Friday, August 11, 2017

Looking and Seeing


Artist David Arms recently reflected on looking and seeing:

To “look”, I engage my eyes.
To “see”, I ask my eyes to join hands with my heart, mind and soul.
I have the gift of vision which gives me the ability to “look”.
But, unfortunately, I don’t always “see”.
Certainly pleasure can be obtained from looking.
But seeing turns that pleasure into an experience, often making clear the presence of the Divine.
“Looking” sees a rock as grey.
“Seeing” observes in that rock the unexpected painter’s palette of lavenders, blues, golds and greens.
“Looking” sees a bare tree on a winter’s day, standing lonely. Quietly
waiting for its beauty to return with the first sign of spring.
“Seeing” realizes that beauty remains in each tree’s unique, intricately designed architecture,
silhouetted starkly against a mottled grey sky.
Seeing might take a moment. To be present. To be aware.
And that’s where the problem often lies for me.
Life is busy. In that busyness I forget. So I look. But do not see.
When I “see”, I’m more likely to live in a state of awe and gratitude.
I’m aware of the magnificent world just outside my door.
Full of wonder. A miracle at every turn.
I recall the many reasons I married my wife.
I see a human, a being, inside the ragged clothes, at the corner, holding a cardboard sign.
I am less likely to focus so greatly on myself.
Which opens my eyes. Makes me aware.
Then I can turn my eyes to a whole new world that awaits me in this very spot I have been for many years.
If I just breathe.
Then look.
Then see.

While we often struggle to see, God never fails to see. We encounter this God again Sunday in Genesis 16 as we come to patriarchs who struggle to see and a woman on the run who has a remarkable encounter with her “seeing” God. As we learn to rest more and more in this God we find that being seen helps us see. Or as the psalmist put it, in your light do we see light. (Psalm 36:9)

Friday, August 4, 2017

Grace from beginning to end

There is a much-loved hymn that communicates some of the themes we’ve been exploring the last couple of Sundays in our series on Genesis:
The God of Abraham praise, whose all sufficient grace
shall guide me all my given days, in all my ways…
He by himself hath sworn, I on his oath depend.
One of the main lessons we’ve been learning from Abraham’s journeys is that the life of faith is not a straight line. It would be great if we only experienced steady progress in holiness after answering the Lord’s call to follow him. However, as we all know full well, following Jesus has its ups and downs, and sometimes we take a couple of steps back. The beautiful thing is that God uses these setbacks to remind us that our salvation is by grace from beginning to end. That is why we don’t sing, "Abraham praise," but "The God of Abraham praise." None of us can boast in our moral accomplishments. We can only praise God for remaining faithful to his promises despite our shortcomings.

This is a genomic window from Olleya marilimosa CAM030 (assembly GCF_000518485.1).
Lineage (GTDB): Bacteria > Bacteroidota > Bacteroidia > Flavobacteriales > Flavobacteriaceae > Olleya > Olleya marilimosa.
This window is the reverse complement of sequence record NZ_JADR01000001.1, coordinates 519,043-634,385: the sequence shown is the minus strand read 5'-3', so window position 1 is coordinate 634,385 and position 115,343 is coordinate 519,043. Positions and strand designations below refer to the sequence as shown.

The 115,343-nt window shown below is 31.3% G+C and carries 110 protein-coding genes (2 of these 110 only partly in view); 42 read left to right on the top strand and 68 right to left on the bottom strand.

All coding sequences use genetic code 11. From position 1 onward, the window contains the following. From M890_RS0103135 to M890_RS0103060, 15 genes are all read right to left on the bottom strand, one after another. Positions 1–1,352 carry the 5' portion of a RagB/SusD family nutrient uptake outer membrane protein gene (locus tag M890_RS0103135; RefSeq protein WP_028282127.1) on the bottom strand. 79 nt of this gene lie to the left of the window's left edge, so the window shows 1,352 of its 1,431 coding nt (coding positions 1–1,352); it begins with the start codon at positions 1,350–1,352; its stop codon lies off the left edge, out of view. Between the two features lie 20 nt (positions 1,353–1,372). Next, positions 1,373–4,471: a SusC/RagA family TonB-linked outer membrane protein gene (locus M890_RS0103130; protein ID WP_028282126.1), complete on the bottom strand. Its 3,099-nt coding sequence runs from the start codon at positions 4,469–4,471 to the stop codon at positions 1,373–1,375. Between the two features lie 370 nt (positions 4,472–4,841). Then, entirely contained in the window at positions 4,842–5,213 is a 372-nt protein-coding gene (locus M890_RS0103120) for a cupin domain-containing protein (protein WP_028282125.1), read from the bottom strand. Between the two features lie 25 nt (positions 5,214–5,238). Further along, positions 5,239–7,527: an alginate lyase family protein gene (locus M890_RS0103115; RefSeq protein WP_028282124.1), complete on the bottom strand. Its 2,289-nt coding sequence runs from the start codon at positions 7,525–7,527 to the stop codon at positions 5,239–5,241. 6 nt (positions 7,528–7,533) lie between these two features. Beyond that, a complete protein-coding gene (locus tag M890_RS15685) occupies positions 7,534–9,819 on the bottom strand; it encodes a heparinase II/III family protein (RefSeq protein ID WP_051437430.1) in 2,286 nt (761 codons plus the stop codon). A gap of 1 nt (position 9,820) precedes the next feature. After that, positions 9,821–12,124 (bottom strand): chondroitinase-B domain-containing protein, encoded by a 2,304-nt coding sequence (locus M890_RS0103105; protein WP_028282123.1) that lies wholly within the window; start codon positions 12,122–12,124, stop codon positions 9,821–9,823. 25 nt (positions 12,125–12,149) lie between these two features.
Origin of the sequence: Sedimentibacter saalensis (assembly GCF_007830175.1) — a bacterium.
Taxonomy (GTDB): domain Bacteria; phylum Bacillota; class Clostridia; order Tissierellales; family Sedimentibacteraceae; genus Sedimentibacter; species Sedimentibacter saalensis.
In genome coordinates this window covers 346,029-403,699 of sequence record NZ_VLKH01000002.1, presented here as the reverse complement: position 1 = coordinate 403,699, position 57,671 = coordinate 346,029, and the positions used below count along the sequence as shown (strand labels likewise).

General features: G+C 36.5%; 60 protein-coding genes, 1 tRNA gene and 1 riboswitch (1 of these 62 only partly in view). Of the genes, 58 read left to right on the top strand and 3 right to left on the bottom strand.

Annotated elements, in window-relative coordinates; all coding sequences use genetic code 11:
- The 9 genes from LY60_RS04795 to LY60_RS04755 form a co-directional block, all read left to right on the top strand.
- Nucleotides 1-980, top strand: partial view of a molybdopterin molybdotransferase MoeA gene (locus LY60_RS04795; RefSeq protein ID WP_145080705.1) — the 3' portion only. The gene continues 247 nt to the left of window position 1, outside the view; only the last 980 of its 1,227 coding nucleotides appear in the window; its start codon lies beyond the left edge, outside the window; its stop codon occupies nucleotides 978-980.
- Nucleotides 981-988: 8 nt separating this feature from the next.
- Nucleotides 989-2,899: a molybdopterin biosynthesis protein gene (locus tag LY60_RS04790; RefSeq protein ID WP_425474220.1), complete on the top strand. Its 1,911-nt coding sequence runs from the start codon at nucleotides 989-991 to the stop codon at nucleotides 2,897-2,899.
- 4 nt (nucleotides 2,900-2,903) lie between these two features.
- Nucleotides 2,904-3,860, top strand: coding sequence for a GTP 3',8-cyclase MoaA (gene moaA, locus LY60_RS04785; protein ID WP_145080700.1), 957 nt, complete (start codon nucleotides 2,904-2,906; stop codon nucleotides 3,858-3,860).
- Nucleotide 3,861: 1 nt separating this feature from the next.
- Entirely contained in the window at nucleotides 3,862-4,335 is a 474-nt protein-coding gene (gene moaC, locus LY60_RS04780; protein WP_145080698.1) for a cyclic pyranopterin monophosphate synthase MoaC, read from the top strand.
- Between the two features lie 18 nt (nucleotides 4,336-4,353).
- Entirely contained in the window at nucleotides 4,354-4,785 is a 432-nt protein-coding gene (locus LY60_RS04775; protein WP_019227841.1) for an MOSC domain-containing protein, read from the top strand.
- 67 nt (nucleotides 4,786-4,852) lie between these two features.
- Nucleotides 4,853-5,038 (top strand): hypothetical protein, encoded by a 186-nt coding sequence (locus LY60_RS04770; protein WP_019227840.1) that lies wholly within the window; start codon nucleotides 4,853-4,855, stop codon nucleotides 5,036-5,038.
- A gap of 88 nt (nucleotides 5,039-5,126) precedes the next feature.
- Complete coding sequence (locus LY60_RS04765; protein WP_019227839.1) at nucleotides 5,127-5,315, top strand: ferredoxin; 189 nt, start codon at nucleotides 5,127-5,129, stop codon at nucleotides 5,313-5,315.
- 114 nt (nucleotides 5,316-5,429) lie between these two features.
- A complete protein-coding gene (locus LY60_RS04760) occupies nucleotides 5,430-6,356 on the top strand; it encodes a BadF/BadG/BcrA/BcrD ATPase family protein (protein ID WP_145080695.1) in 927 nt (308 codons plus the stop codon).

God is so gracious that he doesn’t just give us wonderful promises: he also confirms and seals these promises unto our hearts through his sacraments. On Sunday Pastor Steve will be opening the word for us as we celebrate the Lord’s Supper. Just as the Lord confirmed his promises to Abraham, He will confirm his promises to us through bread and wine. In fact, the Lord will confirm to us the very promises he made to Abraham, because in Jesus, all of God’s promises are "yes and amen" (2 Cor 1:20).

Daniel Eguiluz
Church Plant Coordinator for Discipleship and Admininstration

Friday, July 28, 2017

Split Personality People

And as he was setting out on his journey, a man ran up and knelt before him and asked him, “Good Teacher, what must I do to inherit eternal life?” And Jesus said to him, “Why do you call me good? No one is good except God alone. You know the commandments: ‘Do not murder, Do not commit adultery, Do not steal, Do not bear false witness, Do not defraud, Honor your father and mother.’” And he said to him, “Teacher, all these I have kept from my youth.” And Jesus, looking at him, loved him, and said to him, “You lack one thing: go, sell all that you have and give to the poor, and you will have treasure in heaven; and come, follow me.” Disheartened by the saying, he went away sorrowful, for he had great possessions. (Mark 10:17-22)

We refer to the above story as the account of the rich young ruler, or the rich young man. While this is not intended to be a complete exposition of this passage, we can at least observe the split in this man’s heart between his desire for eternal life and the grip this current life had on him. As we noted last week, it is the difference between living by the eye (the stuff in front of us) and living by the ear (the promises God gives us). It is a split I relate to, and surely a split that many in America relate to.

I recently read a reflection on ministry in the suburbs in which the pastor said this: